The mid section of Silent Möbius is definitely weaker than the first third of the series, and has brought a wider issue with anime storytelling into focus for me.
The Limelight Episodes
There are several Day in the Limelight episodes in this volume, and this continues the trend from the previous volume.
Yuki Saiko comes in for special attention with both XRP-77  and episode 16 Labyrinth . These are strong episodes that respectively explore Yuki’s past as a genetically engineered empath, and a love lost in time. Given that the gentle relationship between Yuki and Katsumi is what made the 2nd movie so effective, I’m was glad to see Yuki receive such careful handling in the anime.
Unfortunately the Lebia Maverick centred Alice in Logic-Space  felt indulgent and fell far short of the equivalent chapter in the manga. As I recall, Lebia’s chapter in the manga established her as a major Power of cyberspace, and the same feeling just wasn’t there this time.
The focus on Rally Cheyenne in episode 12  is used to good effect as a means of shattering Katsumi’s worldview, and this echoes through the remaining episodes.
Destiny  is another good episode for Kiddy Phenil although this is more focussed on reconciling Kiddy to her present state than on exploring her past.
The Sixth Ranger
Episode 15 Lum Cheng  sees the introduction of another front line combatant in the form of the eponymous Elementor.
I haven’t read the equivalent chapters in the manga, but I hope that Lum Cheng is a much less of an annoying Sixth Ranger there.
The addition of Lum feels awkward, and as presented here Lum is more than a little arrogant. Her inclusion in a would-be love triangle with Roy and Katsumi only works to the extent that it is part of Katsumi’s advancing disconnection from her humanity.
The middle 9 episodes do start coming to grips with the sins of the father, and with Katsumi’s possible responsibility to fix (or at least mitigate) those sin. It is fair to say that Katsumi isn’t handling things terribly well as of DOMULL .
These episodes also address what Rally and Grospoliner were withholding from Katsumi, but this only contributes to Katsumi’s mental fragility. Given that Katsumi has the potential to be the most powerful sorceress on the planet, “mental fragility” is a not particularly good sign.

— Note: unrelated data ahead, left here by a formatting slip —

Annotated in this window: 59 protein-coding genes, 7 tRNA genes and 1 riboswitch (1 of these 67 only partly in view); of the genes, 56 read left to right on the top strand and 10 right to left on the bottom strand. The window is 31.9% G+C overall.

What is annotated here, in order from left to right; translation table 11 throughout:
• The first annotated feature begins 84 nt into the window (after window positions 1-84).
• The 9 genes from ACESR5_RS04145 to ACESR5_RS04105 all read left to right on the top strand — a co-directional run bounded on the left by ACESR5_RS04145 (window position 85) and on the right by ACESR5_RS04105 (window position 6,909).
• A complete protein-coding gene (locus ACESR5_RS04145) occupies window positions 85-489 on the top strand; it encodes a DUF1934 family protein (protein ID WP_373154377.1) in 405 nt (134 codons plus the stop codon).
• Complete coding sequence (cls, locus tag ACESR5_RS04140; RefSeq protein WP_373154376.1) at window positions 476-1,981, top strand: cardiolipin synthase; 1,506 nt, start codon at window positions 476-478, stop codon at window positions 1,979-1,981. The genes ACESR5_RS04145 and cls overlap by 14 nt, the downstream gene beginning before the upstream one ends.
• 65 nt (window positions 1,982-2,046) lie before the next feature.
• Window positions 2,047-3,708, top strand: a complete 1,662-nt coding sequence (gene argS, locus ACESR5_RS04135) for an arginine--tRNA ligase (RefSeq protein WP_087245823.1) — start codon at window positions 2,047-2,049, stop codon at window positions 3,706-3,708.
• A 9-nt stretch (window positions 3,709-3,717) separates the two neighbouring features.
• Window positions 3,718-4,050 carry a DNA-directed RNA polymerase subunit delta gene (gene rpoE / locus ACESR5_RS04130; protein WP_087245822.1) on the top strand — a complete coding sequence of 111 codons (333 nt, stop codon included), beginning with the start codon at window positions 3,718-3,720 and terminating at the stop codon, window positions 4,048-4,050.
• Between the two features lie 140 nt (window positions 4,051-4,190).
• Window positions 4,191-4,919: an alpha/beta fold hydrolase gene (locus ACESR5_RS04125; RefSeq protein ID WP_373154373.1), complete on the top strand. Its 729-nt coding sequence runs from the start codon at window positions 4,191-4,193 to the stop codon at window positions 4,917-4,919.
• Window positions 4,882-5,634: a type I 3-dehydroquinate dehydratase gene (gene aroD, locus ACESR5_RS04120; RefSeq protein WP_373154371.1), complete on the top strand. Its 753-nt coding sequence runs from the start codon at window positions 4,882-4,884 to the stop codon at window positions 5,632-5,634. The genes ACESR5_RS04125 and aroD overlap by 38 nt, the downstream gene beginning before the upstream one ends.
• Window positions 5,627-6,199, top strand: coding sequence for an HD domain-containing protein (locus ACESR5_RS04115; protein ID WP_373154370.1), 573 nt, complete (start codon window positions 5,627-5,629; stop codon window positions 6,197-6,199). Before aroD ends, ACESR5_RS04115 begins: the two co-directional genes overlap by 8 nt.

The thing is, there are only eight episodes left to resolve all of the issues established so far, which leads to a side topic about anime story telling in general.
A problem with anime story telling
It is nice to have stories that delve into the depths of their characters, and Kia Asamiya is certainly good at this.
However this can create a sense that a series has far too many balls in the air at once. I’m increasingly of the opinion that this can lead to problems with ending a story. I’m wondering if this explains the unsatisfying ending of so many anime series.
Two symptoms of the problem are that having too much going on can sharply limit the number of episodes that deal with the main storyline (e.g. A Certain Scientific Railgun) and/or lead to a cramped ending (e.g. Scrapped Princess).
A third possibility is simply ignoring some of the elements in play and coming up with an ending that doesn’t satisfy what came before (e.g. Last Exile or Witch Hunter Robin are a couple that spring to mind here).
At this stage I am concerned that Silent Möbius has left itself in this position, and this worry was growing as I worked my way through episodes 10 – 18.
I’m still enjoying this viewing of Silent Möbius, and for many of the same reasons. However the mid section is definitely weaker than the opening volume.
The question now is whether Silent Möbius can deliver a strong ending, or fumble the dismount. In the meantime here’s a clean version of the end credits:
- Silent Möbius (1998): First Thoughts (piratesobg.wordpress.com)